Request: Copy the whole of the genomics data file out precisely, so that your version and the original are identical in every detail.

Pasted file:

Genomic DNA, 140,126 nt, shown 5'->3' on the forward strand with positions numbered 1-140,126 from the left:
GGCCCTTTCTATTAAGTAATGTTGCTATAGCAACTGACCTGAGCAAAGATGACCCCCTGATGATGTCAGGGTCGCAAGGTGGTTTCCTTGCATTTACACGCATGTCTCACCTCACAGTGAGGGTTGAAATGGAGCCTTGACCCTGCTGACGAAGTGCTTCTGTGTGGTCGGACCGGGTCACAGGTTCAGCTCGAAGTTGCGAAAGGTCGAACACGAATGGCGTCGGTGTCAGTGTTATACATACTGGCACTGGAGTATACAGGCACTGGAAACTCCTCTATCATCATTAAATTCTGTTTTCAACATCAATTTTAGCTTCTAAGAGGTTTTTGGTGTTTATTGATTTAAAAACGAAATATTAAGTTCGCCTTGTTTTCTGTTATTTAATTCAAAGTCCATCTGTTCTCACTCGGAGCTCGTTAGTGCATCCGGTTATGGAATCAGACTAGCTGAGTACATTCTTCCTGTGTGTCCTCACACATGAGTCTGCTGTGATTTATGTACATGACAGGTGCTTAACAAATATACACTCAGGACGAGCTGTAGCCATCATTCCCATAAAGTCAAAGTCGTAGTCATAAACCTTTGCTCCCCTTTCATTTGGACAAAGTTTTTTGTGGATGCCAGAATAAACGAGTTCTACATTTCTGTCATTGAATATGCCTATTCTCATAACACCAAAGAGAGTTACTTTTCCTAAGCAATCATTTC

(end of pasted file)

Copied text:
Genomic DNA, 140,126 nt, shown 5'->3' on the forward strand with positions numbered 1-140,126 from the left:
GGCCCTTTCTATTAAGTAATGTTGCTATAGCAACTGACCTGAGCAAAGATGACCCCCTGATGATGTCAGGGTCGCAAGGTGGTTTCCTTGCATTTACACGCATGTCTCACCTCACAGTGAGGGTTGAAATGGAGCCTTGACCCTGCTGACGAAGTGCTTCTGTGTGGTCGGACCGGGTCACAGGTTCAGCTCGAAGTTGCGAAAGGTCGAACACGAATGGCGTCGGTGTCAGTGTTATACATACTGGCACTGGAGTATACAGGCACTGGAAACTCCTCTATCATCATTAAATTCTGTTTTCAACATCAATTTTAGCTTCTAAGAGGTTTTTGGTGTTTATTGATTTAAAAACGAAATATTAAGTTCGCCTTGTTTTCTGTTATTTAATTCAAAGTCCATCTGTTCTCACTCGGAGCTCGTTAGTGCATCCGGTTATGGAATCAGACTAGCTGAGTACATTCTTCCTGTGTGTCCTCACACATGAGTCTGCTGTGATTTATGTACATGACAGGTGCTTAACAAATATACACTCAGGACGAGCTGTAGCCATCATTCCCATAAAGTCAAAGTCGTAGTCATAAACCTTTGCTCCCCTTTCATTTGGACAAAGTTTTTTGTGGATGCCAGAATAAACGAGTTCTACATTTCTGTCATTGAATATGCCTATTCTCATAACACCAAAGAGAGTTACTTTTCCTAAGCAATCATTTC